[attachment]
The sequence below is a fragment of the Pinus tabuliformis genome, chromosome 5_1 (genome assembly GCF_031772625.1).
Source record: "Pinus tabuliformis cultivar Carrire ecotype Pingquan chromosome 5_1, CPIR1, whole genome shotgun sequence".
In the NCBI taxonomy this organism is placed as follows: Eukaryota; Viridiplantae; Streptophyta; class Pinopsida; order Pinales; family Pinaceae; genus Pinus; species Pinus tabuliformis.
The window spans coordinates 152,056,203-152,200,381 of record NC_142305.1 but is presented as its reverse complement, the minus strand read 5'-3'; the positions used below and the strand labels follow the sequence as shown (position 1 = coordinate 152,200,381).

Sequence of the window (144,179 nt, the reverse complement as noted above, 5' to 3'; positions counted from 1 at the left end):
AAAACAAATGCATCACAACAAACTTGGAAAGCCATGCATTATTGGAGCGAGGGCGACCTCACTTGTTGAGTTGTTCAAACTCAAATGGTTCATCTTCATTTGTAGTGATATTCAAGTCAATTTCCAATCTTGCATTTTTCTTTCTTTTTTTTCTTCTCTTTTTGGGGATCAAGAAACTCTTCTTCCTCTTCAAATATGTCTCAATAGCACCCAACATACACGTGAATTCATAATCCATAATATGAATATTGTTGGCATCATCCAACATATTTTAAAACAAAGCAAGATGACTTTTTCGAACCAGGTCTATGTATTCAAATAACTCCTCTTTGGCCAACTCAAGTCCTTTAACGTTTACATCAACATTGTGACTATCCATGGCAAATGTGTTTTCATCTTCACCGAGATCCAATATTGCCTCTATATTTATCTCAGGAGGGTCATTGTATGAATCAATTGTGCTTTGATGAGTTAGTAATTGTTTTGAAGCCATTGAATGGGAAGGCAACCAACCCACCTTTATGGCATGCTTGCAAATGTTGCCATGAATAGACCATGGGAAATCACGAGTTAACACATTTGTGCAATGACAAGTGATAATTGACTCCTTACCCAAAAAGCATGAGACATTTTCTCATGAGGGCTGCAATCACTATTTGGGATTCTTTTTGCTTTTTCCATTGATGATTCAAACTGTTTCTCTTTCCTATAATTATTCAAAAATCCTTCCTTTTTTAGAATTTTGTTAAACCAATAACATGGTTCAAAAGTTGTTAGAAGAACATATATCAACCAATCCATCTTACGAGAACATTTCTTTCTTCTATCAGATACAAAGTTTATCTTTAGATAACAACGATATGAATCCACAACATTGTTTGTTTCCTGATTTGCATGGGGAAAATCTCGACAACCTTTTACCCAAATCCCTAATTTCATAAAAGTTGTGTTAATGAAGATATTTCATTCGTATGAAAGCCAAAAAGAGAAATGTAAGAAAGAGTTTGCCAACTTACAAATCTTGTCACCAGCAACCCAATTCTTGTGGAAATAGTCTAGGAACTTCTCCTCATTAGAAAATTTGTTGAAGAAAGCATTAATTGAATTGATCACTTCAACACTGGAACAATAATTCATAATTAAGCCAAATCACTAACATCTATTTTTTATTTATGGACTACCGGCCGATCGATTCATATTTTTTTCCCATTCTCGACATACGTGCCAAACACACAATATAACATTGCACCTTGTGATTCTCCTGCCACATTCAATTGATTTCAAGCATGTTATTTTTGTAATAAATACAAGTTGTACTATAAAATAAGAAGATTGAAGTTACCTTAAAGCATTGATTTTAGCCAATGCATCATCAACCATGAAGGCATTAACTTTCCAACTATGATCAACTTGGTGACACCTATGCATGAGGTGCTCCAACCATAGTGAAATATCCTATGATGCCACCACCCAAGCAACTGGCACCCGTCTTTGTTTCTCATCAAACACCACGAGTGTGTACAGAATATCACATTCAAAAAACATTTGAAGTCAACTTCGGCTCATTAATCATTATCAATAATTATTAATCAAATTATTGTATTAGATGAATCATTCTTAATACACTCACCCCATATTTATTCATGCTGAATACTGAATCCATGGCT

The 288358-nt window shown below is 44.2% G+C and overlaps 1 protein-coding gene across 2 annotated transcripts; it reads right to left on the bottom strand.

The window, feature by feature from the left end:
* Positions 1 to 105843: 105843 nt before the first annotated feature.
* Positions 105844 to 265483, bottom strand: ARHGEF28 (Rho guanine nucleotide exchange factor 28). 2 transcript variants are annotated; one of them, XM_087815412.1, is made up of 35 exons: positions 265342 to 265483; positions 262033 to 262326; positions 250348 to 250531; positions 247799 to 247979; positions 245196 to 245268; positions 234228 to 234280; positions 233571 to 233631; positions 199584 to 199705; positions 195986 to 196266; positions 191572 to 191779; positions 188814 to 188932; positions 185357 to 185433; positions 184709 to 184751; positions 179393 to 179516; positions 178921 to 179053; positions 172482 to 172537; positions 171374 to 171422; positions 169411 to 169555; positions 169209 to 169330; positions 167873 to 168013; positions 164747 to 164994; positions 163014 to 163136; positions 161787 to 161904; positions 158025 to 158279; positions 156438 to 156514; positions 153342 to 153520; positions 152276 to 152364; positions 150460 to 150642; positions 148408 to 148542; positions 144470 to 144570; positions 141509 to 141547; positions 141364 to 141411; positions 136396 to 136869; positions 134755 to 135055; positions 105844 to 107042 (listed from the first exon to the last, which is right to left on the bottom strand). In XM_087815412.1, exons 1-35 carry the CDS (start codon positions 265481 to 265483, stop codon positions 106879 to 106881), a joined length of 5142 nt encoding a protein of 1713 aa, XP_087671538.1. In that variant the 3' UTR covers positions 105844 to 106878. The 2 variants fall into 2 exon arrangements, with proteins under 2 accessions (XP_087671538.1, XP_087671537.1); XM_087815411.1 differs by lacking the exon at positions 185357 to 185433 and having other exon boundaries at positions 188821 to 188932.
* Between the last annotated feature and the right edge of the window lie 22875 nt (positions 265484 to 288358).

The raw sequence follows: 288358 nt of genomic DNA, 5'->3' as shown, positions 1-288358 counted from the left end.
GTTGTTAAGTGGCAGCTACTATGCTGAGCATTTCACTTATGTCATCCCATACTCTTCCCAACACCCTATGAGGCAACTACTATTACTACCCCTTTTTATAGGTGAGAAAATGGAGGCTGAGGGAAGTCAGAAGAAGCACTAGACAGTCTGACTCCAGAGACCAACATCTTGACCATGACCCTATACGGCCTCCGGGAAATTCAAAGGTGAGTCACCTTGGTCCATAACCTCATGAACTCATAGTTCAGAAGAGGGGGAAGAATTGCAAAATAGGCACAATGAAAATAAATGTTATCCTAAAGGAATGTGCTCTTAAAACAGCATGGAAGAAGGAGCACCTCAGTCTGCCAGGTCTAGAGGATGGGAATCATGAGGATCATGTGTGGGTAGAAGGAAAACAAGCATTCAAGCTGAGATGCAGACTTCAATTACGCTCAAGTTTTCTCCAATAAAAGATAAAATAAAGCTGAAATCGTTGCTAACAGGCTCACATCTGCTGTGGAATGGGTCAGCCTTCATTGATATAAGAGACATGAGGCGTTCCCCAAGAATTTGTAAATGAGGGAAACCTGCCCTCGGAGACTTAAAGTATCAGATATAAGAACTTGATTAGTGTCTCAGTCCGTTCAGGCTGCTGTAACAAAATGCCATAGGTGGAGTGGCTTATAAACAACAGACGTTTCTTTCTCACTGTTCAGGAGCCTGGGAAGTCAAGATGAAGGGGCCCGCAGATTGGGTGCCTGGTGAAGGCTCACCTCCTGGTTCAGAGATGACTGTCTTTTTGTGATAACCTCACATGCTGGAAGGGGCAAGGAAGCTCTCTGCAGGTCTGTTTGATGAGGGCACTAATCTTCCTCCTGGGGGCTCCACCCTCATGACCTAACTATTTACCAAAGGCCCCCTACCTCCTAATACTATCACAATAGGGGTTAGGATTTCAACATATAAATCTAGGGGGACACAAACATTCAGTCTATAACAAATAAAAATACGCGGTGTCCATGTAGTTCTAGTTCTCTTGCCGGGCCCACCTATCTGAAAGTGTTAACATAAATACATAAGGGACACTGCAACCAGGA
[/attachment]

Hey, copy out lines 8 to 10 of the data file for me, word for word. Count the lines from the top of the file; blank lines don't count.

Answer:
The window, feature by feature from the left end:
* Positions 1 to 105843: 105843 nt before the first annotated feature.
* Positions 105844 to 265483, bottom strand: ARHGEF28 (Rho guanine nucleotide exchange factor 28). 2 transcript variants are annotated; one of them, XM_087815412.1, is made up of 35 exons: positions 265342 to 265483; positions 262033 to 262326; positions 250348 to 250531; positions 247799 to 247979; positions 245196 to 245268; positions 234228 to 234280; positions 233571 to 233631; positions 199584 to 199705; positions 195986 to 196266; positions 191572 to 191779; positions 188814 to 188932; positions 185357 to 185433; positions 184709 to 184751; positions 179393 to 179516; positions 178921 to 179053; positions 172482 to 172537; positions 171374 to 171422; positions 169411 to 169555; positions 169209 to 169330; positions 167873 to 168013; positions 164747 to 164994; positions 163014 to 163136; positions 161787 to 161904; positions 158025 to 158279; positions 156438 to 156514; positions 153342 to 153520; positions 152276 to 152364; positions 150460 to 150642; positions 148408 to 148542; positions 144470 to 144570; positions 141509 to 141547; positions 141364 to 141411; positions 136396 to 136869; positions 134755 to 135055; positions 105844 to 107042 (listed from the first exon to the last, which is right to left on the bottom strand). In XM_087815412.1, exons 1-35 carry the CDS (start codon positions 265481 to 265483, stop codon positions 106879 to 106881), a joined length of 5142 nt encoding a protein of 1713 aa, XP_087671538.1. In that variant the 3' UTR covers positions 105844 to 106878. The 2 variants fall into 2 exon arrangements, with proteins under 2 accessions (XP_087671538.1, XP_087671537.1); XM_087815411.1 differs by lacking the exon at positions 185357 to 185433 and having other exon boundaries at positions 188821 to 188932.